New Thai Prime Minister Leads Controversial Coalition

Sher Ali
New Thai Prime Minister Leads Controversial Coalition
  • Srettha’s appointment ends political deadlock following May’s general election.
  • Thaksin’s return after 15 years results in his immediate arrest on corruption charges.
  • Srettha vows to prioritize the nation’s well-being and promises transformative changes.


Thailand’s new prime minister, Srettha Thavisin, has assumed office, leading a contentious coalition that includes pro-military factions associated with former coup leaders. The appointment marks the end of prolonged political deadlock following the general election in May. Srettha Thavisin, previously a property tycoon and a member of the Pheu Thai party linked to billionaire former premier Thaksin Shinawatra, was confirmed through a parliamentary vote. This development unfolded just as Thaksin returned to Thailand after 15 years in exile, only to be promptly arrested on longstanding corruption charges.

In an official ceremony at the Pheu Thai headquarters, Srettha received the written mandate from King Maha Vajiralongkorn to form a government, affirming his commitment to prioritize the nation’s welfare. He expressed confidence that his four-year term would usher in a period of transformation and declared his dedication to tireless efforts. Srettha emphasized the government’s mission under Pheu Thai to ensure equal happiness for all citizens and to cultivate optimism for the younger generation.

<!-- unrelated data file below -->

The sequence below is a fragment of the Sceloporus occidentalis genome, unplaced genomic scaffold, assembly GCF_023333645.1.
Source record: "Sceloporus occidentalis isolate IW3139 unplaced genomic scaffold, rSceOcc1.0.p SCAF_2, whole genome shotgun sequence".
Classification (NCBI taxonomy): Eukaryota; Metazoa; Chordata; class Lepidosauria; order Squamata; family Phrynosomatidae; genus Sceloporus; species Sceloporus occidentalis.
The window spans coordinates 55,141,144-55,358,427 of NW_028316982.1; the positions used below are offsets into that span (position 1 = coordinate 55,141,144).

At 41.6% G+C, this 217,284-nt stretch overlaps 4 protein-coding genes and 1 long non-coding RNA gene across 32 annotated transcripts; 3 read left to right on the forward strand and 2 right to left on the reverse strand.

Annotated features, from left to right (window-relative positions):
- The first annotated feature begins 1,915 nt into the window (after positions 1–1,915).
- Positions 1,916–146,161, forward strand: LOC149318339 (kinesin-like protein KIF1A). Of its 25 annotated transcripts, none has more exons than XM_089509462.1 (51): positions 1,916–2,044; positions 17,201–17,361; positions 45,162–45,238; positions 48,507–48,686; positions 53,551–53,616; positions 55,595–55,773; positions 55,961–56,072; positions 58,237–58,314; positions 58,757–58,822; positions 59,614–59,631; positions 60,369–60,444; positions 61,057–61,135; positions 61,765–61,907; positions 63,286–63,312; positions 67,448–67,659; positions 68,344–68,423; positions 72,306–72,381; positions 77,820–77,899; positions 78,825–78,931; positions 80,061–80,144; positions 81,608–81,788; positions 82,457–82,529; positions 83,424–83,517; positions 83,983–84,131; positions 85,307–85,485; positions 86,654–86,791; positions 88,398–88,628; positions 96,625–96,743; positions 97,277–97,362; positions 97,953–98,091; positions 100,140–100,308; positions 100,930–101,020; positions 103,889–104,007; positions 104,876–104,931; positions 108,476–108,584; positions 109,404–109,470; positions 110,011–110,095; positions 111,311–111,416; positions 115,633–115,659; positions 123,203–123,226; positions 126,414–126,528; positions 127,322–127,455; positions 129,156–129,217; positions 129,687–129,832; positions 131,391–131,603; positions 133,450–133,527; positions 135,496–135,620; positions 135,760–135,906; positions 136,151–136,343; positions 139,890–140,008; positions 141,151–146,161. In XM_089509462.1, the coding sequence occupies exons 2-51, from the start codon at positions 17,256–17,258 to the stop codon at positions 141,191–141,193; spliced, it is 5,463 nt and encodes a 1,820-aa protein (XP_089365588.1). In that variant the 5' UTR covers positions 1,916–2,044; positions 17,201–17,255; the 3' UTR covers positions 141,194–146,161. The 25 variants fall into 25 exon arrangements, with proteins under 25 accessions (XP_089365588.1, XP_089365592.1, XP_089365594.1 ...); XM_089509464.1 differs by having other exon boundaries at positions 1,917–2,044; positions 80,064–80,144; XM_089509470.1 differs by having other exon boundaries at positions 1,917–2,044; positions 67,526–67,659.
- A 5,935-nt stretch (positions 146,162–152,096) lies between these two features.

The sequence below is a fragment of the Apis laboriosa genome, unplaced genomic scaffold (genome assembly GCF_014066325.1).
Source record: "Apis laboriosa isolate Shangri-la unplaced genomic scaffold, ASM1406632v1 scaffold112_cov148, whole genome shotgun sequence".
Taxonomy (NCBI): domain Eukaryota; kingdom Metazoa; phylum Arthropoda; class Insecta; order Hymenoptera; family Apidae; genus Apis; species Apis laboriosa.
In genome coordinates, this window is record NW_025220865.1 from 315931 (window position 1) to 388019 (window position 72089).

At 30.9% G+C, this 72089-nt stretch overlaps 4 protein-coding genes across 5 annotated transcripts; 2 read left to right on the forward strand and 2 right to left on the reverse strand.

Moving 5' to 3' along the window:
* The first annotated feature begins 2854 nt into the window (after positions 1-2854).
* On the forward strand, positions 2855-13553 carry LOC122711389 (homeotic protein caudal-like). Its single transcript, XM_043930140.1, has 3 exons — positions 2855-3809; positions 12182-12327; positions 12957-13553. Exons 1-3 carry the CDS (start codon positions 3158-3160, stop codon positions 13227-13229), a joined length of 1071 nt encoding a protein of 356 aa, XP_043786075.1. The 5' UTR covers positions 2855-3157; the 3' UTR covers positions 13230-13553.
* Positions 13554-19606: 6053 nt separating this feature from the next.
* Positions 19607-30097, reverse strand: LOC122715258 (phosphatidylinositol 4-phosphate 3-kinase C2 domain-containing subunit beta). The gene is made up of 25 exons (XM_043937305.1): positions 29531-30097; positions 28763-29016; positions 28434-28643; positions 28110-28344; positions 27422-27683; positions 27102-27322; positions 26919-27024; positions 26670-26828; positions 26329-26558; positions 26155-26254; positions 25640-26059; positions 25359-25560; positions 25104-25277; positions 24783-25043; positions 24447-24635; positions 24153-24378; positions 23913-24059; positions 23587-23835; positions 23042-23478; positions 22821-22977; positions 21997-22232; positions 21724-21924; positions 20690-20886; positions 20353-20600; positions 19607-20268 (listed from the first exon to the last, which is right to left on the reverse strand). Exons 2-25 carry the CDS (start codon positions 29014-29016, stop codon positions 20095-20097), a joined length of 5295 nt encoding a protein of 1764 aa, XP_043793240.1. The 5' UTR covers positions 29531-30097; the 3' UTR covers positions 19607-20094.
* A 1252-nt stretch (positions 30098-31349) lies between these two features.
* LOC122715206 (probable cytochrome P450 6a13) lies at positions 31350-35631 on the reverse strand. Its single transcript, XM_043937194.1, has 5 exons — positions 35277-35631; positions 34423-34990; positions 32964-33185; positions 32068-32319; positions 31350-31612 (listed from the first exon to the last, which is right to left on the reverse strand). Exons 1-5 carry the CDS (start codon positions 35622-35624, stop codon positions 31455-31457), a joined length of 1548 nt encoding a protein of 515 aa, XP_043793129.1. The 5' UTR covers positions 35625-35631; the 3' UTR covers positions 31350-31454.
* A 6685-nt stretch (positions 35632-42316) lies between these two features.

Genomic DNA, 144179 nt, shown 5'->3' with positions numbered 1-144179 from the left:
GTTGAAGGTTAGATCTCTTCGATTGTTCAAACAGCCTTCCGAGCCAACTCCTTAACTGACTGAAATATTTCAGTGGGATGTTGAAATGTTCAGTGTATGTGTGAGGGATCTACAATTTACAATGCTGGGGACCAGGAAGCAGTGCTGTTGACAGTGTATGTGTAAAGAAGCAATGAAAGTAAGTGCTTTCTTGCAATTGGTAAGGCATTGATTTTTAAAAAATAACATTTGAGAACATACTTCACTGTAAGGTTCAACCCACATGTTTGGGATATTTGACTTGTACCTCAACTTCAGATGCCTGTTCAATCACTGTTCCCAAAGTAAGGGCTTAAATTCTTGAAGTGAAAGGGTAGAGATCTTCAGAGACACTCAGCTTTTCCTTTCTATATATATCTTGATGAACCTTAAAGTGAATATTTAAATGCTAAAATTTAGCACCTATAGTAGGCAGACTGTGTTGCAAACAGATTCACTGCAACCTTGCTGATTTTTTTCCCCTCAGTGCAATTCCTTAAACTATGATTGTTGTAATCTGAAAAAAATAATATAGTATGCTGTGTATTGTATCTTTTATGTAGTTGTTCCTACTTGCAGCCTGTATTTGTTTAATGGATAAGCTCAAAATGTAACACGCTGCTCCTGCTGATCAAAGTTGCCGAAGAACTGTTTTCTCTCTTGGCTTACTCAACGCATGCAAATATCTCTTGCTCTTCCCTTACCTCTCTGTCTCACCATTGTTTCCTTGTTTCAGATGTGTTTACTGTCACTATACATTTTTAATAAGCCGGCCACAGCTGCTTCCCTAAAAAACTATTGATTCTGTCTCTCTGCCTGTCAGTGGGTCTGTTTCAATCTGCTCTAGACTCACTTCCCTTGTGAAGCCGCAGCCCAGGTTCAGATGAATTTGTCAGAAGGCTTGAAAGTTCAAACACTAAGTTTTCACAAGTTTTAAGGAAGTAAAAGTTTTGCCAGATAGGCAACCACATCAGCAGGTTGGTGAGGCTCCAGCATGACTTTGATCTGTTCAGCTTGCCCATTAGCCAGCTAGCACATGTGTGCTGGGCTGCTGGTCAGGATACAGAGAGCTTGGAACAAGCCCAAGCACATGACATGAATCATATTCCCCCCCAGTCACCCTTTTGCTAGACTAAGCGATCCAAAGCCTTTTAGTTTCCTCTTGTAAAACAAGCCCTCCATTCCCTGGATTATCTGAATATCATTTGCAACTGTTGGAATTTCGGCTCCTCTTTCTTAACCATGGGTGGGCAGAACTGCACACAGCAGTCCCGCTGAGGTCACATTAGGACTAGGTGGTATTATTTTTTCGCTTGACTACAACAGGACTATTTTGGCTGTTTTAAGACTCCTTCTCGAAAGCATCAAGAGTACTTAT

Prayut Chan-o-cha, the outgoing prime minister and a former military leader who had ousted the previous Pheu Thai government in a coup, congratulated Srettha and extended his best wishes. In the May elections, Prayut faced a significant defeat as the progressive Move Forward Party (MFP) garnered substantial support from the youth and urban populations, capitalizing on their discontent with nearly ten years of military-backed governance.

Despite MFP’s efforts to advocate for reforms in laws related to insulting the royal institution and challenging influential business interests, the establishment was unsettled. This situation led to the denial of MFP’s leader, Pita Limjaroenrat, for the position of prime minister. Consequently, Pheu Thai, the second-place party in the elections, formed a coalition that included Prayut’s party and another aligned with the military figures responsible for toppling Thaksin in 2006 and his sister Yingluck in 2014.


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